Counties of Albania

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An administrative reform took effect in 2015. The communes (komuna) were abolished and absorbed by the municipalities (bashkia), along with a few mergers or splits, resulting in 61 municipalities subordinate to the counties.

Jose Gavinha sent me the results of the Albanian census of 2011-10-01, found at source [3].

ISO 3166-2 Newsletter number II-1, dated 2010-02-03, changes the ISO codes for nine counties, prefixing a '0' to each of the one-digit codes. Now all the county codes are two digits.

ISO 3166-2 Newsletter number I-6, dated 2004-03-08, shows a change in terminology. Formerly, the top-level subdivisions of Albania were called prefectures, or prefekturė in Albanian. According to the new document, they should be called counties (qark). (However, the statistics bureau's "Albania in Figures" uses the term prefekturat, or prefectures in English.) ISO's format indicates that it considers the districts as the primary subdivisions of Albania, and the counties are regarded just as groupings of districts.

ISO 3166-2 Newsletter Number I-2 was published on 2002-05-21. It lists the twelve new counties, assigns ISO codes to them, and changes two district names and one district code. Laē (ISO code LA) was changed to Kurbin (KB), and Malėsia e Madhe was changed to Malėsi e Madhe. FIPS Publication Change Notice No. 9, issued on 2004-10-01, assigns FIPS codes to the new counties.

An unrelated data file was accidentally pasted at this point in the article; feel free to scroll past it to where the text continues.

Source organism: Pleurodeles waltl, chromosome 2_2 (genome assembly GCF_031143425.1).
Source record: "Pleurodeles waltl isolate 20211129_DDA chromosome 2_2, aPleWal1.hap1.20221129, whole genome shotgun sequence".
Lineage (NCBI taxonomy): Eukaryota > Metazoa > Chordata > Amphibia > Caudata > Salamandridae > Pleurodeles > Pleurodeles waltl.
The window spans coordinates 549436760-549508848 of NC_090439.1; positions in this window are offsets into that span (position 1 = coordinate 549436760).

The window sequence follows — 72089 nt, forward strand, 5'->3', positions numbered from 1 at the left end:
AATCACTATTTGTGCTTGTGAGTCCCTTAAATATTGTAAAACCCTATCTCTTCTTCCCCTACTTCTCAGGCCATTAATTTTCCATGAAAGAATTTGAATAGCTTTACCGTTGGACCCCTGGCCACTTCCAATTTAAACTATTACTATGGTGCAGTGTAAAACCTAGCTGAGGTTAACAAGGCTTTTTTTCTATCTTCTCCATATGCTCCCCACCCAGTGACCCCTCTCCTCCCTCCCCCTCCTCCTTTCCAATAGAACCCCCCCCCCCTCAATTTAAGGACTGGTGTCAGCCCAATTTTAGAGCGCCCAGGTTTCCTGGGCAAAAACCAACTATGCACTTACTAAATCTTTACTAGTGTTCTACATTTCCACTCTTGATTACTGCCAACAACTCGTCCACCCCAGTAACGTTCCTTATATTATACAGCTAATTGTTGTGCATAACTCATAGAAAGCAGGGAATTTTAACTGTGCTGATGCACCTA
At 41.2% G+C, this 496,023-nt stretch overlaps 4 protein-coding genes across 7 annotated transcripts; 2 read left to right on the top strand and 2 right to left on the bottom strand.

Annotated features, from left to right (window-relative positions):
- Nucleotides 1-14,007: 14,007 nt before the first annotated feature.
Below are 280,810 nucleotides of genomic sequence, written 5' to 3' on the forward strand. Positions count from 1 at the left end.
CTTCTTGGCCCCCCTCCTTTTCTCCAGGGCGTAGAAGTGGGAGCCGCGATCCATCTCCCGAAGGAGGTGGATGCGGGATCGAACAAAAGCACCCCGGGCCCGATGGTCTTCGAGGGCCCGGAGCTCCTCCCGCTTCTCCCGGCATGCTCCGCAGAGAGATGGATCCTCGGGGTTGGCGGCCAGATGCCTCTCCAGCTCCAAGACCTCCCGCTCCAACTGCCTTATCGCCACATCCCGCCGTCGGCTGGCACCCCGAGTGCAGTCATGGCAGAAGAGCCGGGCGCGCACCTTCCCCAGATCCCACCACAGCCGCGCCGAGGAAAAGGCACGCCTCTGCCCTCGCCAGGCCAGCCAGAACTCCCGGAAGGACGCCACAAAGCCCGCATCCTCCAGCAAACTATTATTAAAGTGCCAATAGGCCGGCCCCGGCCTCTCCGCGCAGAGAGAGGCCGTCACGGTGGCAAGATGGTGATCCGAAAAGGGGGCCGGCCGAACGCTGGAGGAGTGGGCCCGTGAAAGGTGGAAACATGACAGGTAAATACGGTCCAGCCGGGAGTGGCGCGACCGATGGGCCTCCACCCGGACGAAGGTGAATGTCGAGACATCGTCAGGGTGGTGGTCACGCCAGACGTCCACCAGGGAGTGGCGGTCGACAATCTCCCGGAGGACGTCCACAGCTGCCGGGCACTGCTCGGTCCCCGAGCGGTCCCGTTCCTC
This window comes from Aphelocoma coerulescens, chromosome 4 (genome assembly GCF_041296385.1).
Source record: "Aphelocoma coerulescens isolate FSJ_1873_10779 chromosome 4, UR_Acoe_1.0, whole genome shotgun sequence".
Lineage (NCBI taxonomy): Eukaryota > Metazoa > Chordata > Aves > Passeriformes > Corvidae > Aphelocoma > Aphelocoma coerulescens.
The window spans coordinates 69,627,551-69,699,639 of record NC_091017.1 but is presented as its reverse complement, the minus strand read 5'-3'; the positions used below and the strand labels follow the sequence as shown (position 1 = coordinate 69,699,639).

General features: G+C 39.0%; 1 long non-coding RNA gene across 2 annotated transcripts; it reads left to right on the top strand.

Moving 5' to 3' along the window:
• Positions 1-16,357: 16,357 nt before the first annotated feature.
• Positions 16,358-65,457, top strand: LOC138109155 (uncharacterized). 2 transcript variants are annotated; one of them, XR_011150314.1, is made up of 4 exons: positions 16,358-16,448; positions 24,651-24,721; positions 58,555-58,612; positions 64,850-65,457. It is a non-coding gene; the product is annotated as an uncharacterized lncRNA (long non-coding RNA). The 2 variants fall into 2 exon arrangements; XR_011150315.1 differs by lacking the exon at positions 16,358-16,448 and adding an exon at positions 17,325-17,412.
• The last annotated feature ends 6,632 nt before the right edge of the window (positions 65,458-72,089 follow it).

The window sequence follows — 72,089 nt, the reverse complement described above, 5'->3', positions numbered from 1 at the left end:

Country overview: 

Short nameALBANIA
ISO codeAL
LanguageAlbanian (sq)
Time zone+1 ~


Albania was still part of Turkey at the beginning of the 20th century. It declared its independence in 1912. The country went through several forms of government, including occupation during the World Wars, until it became a republic on 1946-01-11.

Other names of country: 

  1. Albanian: Shqipėria, Republika e Shqipėrisė (formal)
  2. Danish: Albanien
  3. Dutch: Albaniė, Republiek Albaniė (formal)
  4. English: Republic of Albania (formal)
  5. Finnish: Albania
  6. French: Albanie f
  7. German: Albanien n
  8. Icelandic: Albanķa
  9. Italian: Albania f
  10. Norwegian: Albania, Republikken Albania (formal)
  11. Portuguese: Albānia, Repśblica f da Albānia f (formal)
  12. Russian: Республика Албания (formal)
  13. Spanish: Albania f
  14. Swedish: Albanien
  15. Turkish: Arnavutluk

Origin of name: 

Ancient inhabitants were called Albanoi by Ptolemy. Shqipėria is Albanian for "land of the men of the eagle".

Primary subdivisions: 

Albania is divided into twelve qarqe (sing. qark: counties, or regions).

12 counties2,800,1383,087,15928,70311,082
  • HASC: Hierarchical administrative subdivision codes.